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Behind the scenes of the fight for the protection of animals and workers and the preservation of the environment - my experiences as a Tyson slaughterhouse hanger/killer turned activist. Exposing the evils of factory farming, by Virgil Butler. If you have arrived here looking for the Tyson stories, view the early archives. Some of them are now featured on the sidebar for easy searching.
Wednesday, October 15, 2003
halfway through the shift. The shaft that the
blade is mounted on got cut in half when the
bearing froze up because it wasn't greased properly.
When the shaft broke the blade flew off and hit the
floor hard enough to dig into the concrete 1/8"
deep. If that blade would have hit my feet it would
have cut them off. It missed me by about 8"-10".
Luckily I was standing just to the side of it instead
of right in front of it.
You see, from time to time, the killer has to clear
pieces of chickens (what they call "debris") from the
machine. This builds up when one has its wing or leg
or something go through there, leaving pieces. An
example would be in the case of a one-legger going
through, the leg would get cut off at the hock so that
the foot would be caught in the guide bars, which trap
the chickens' heads for the blade on the machine to cut
their throats. With the foot in their, their heads won't
go in there and they slide over the top of the machine.
This would make the killer have to kill the whole line, so
you have to do something about it as soon as you see
it happen. Therefore, it was just luck that I was not
standing there when the blade flew with that much force.
Anyway, after this happened, maintenance decided that
the machine would be down for the rest of the night
because the shaft had to be milled by a machinist. It
would take at least 2-3 hours after the machine shops
opened the next day. They didn't have a spare shaft.
So, Richard decided to run anyway and just put two
killers in the killing room to catch all the chickens by
hand. We had to stand shoulder to shoulder and
alternate chickens, killing every other one. It didn't
work very well. It didn't take more than 10 minutes
until both of us were blood-soaked.
There is no telling how many chickens we didn't catch
that went through the scalder alive. We had to do this
for about 3 hours, so there were at least hundreds, if
not thousands that we missed that night. I know I
counted 100 in the first hour that I missed before I
stopped counting them. After that I got tired and was
missing them at a higher rate for the next 2 hours.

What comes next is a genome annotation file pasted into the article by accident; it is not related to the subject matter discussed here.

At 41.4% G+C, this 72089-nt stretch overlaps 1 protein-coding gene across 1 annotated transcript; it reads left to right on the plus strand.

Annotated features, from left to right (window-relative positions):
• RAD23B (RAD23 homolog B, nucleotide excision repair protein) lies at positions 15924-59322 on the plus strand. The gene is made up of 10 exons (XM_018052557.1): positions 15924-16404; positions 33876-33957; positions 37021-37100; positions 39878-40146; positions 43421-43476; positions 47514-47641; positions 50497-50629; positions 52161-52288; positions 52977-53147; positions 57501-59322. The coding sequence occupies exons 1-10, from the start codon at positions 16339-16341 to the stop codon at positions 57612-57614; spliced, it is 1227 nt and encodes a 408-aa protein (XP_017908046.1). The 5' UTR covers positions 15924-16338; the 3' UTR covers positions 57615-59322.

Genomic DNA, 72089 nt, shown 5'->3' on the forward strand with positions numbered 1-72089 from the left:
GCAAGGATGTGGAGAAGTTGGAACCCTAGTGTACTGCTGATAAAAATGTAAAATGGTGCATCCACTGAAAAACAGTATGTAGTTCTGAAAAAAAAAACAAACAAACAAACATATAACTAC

And who knows how many I slit, but were not killed
properly before going in. That would have been
most of them, especially after my knife got dull.
That didn't take more than 35-40 minutes. When I
started getting tired my knife nicked my chain mail
glove on my other hand. We had a term for your
blade getting dull. It was referred to as your blade
dying. At least we had the gloves. We didn't used to
have them and I have many scars on my wrsts and
hands from the years without them.
They did slow the line down a little bit, to 160 birds
per minute, but that is still each of us trying to slit
the throats of 80 birds per minute for 3 hours solid.
As you might well imagine, this is impossible and I hate
to admit, we did a sloppy job. It was just too fast to
do a proper job and do it quick and clean.
The guy on my right got behind and accidentally cut
a hole in my plastic apron. That made the blood come
through and get all over me. My pants were soaked.
Blood actually puddled in my boots. I took them and
poured them out when I was through. There was
probably about a quart of blood in each boot.
Another aspect of the problem was that the blood
normally goes into the blood trough straight from where
the birds have their throats slit by the blade. This night,
of course, that didn't happen with us having to catch
them as we could by hand. Blood was literally everywhere.
The ceiling of the killing room is 15' tall, and there was
blood on it.
We also couldn't do as precise a job, so many times we
cut into their spine, which makes them flop really bad
and sling blood everywhere. I have seen them flop
hard enough when they do that to sling their head off
and hit you with it.
When I left that room I left a trail of blood 2' wide on
the way to the washroom. Back then they had a shower.
Not anymore because someone stole the knobs if you
can believe that. But that's another story. I won't even
go there now.
Hmmm. That gives me an idea for a future post.
Anyway, by the time I got home my hand was swollen
up so bad that I couldn't light a cigarette. It stayed
that way all day and the next night. I wasn't worth a
damn at work the next night. That was one of the
worst nights I ever spent down there.
It took me a half a bottle of Visine to get all the blood
out of my eyes. When blood gets in your eyes it kind
of sticks there and is really hard to wash out. If it clots
up on your eyeball it can get infected and it hurts really
bad. It burns when you get blood in your eyes, I guess
because it is so salty.
It tastes kinda nasty, too. Nothing in the world smells
like it. Not that much of it. It's just got its own terrible
odor. That's the only way I can say it. You would have
to be drenched in that many gallons of it to understand
how bad it is. It is sickening.
But, of course we know the motto at Tyson - Production
will go on, regardless. How glad I am to be out of there.